TLP: In This Economy, Sheep Pay When a Sheepskin Doesn't
Forget about trying to make it in Silicon Valley. The new place to launch a start-up may be the Dell, as in Farmer in the Dell.
The NYT checks in from Oberlin, Ohio:
In this verdant lawn-filled college town, most people keep their lawn mowers tuned up by oiling the motor and sharpening the blades. Eddie Miller keeps his in shape with salt licks and shearing scissors.Miller, who graduated from Boston University a year-and-a-half ago and failed to find a job or secure the grants he sought, told the Times the mowing business brings in $1 per day per sheep. And he'll barter, like for karate lessons, maple syrup or the use of a truck. He also part-times at a farm and recently doubled his workforce from two to four.
Mr. Miller, 23, is the founder of Heritage Lawn Mowing, a company that rents out sheep — yes, sheep — as a landscaping aid. For a small fee, Mr. Miller, whose official job title is “shepherd,” brings his ovine squad to the yards of area homeowners, where the sheep spend anywhere from three hours to several days grazing on grass, weeds and dandelions.
The results, he said, are a win-win: the sheep eat free, saving him hundreds of dollars a month in food costs, and his clients get a freshly cut lawn, with none of the carbon emissions of a conventional gas-powered mower. (There are, of course, other emissions, which Mr. Miller said make for “all-natural fertilizer.”)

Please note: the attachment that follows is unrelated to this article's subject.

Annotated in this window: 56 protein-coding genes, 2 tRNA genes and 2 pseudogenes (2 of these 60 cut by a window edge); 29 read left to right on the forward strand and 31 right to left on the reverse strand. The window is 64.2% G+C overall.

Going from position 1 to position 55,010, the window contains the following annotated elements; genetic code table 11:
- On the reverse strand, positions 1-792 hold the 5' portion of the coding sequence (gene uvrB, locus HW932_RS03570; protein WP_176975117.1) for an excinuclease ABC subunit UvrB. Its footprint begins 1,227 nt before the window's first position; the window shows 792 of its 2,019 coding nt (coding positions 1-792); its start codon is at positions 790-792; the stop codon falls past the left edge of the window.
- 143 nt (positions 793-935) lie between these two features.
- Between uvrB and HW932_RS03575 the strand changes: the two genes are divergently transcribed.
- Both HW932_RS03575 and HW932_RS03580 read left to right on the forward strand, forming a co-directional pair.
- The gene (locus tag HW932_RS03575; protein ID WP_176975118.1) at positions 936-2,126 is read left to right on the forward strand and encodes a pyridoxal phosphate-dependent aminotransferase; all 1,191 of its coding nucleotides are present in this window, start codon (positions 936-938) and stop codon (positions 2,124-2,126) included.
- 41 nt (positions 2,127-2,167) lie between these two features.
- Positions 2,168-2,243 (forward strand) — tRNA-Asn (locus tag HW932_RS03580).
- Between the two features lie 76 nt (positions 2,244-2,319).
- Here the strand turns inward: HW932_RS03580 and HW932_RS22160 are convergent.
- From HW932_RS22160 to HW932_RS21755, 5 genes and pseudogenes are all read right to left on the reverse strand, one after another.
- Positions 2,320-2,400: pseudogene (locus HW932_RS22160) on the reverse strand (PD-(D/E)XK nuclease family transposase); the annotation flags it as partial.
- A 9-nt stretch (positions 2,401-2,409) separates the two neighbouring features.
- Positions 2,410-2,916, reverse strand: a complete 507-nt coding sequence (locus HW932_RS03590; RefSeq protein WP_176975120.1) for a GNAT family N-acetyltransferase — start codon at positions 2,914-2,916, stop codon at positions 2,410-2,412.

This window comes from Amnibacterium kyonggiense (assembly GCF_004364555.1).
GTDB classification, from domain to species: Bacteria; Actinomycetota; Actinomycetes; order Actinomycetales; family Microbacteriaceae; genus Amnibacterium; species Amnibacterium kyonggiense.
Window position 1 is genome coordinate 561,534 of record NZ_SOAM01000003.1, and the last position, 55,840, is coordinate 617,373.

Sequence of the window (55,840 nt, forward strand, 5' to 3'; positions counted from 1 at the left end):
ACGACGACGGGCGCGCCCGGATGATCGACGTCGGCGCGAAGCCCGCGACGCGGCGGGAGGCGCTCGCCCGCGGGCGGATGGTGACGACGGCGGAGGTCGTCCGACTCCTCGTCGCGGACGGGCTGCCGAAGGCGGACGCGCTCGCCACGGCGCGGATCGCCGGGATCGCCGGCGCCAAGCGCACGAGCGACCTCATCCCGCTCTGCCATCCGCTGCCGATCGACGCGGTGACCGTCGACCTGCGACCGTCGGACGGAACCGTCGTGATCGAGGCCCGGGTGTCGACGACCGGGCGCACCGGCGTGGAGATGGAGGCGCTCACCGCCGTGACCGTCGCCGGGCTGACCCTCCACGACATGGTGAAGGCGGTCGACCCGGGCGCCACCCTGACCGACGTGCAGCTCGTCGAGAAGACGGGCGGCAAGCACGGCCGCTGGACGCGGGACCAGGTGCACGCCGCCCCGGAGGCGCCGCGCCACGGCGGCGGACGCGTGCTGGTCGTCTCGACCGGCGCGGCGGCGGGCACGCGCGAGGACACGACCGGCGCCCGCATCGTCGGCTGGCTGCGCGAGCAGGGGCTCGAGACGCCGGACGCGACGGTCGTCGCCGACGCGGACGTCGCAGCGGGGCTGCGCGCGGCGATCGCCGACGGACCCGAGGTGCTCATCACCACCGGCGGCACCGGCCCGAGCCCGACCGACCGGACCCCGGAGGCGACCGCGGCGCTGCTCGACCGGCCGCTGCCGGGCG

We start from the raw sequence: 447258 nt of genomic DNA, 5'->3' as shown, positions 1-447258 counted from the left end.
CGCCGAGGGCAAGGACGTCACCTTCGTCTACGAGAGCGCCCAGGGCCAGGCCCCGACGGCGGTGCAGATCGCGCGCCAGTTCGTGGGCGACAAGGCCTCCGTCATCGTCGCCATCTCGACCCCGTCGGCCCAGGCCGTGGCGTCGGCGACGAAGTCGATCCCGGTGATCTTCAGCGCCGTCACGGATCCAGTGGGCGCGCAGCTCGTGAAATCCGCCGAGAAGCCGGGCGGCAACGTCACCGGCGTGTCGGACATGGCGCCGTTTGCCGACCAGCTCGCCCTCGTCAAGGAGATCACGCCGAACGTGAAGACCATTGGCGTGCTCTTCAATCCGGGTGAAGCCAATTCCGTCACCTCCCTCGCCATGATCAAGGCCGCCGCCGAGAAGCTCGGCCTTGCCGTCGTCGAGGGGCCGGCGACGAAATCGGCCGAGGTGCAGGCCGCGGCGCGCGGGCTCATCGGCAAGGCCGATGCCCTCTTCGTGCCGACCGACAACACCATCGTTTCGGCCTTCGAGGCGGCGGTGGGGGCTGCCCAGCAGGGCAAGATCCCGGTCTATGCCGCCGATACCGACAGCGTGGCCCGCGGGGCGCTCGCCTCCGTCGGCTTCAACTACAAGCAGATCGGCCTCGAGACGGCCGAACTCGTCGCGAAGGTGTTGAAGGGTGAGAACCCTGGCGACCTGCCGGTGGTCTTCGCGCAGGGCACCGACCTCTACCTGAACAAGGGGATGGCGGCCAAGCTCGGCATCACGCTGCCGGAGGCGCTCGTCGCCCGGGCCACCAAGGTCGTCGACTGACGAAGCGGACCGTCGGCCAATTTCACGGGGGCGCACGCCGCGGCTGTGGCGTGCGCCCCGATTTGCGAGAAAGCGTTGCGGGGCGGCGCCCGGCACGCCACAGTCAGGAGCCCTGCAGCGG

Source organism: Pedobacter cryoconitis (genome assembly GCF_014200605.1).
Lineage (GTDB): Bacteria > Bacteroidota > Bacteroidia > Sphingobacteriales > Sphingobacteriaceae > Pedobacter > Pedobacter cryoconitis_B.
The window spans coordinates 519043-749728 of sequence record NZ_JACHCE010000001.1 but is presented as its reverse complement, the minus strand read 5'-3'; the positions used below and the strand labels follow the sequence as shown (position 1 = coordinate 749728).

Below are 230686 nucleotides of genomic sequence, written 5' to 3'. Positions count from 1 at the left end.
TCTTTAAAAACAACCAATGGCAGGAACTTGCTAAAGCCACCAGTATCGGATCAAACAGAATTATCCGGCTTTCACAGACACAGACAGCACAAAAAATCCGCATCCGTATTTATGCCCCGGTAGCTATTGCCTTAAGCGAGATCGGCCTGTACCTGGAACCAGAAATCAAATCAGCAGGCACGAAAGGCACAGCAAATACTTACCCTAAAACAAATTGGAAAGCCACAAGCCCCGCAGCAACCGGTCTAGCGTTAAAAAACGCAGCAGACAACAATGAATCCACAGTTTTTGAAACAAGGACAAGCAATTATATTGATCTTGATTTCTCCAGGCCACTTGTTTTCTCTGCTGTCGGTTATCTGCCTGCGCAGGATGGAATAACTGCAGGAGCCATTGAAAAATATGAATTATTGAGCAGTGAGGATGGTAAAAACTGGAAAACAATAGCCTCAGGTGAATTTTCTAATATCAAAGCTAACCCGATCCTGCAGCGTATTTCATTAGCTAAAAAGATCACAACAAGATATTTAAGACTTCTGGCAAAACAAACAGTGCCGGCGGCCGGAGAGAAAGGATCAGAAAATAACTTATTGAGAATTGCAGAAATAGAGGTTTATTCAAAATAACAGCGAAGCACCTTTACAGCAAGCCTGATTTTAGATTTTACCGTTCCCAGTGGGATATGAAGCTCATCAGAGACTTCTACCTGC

“They countrify a city,” Mr. Miller said of his four-legged staff. “And they lend a lot of awareness about how people lived in the past.”
As an uncertain economy and a stagnant hiring climate continue to freeze people out of the traditional job market, a number of entrepreneurs like Mr. Miller, many of them in their 20s and 30s, are heading back to the land, starting small agricultural businesses. And in the process, they are discovering that modern homesteading offers more rewarding work, and possibly more security, than entering the white-collar fray.
The Times also found two women in Seattle who started a grocery story in a shipping container they plopped down in a "food desert" neighborhood and hipster chicken farmers in Brooklyn, of course.
Good for them. They seem happy (one of the grocers called this type of venture, "the new Plan A") and no one's bitching about the drum circle or where to get a vegan panini.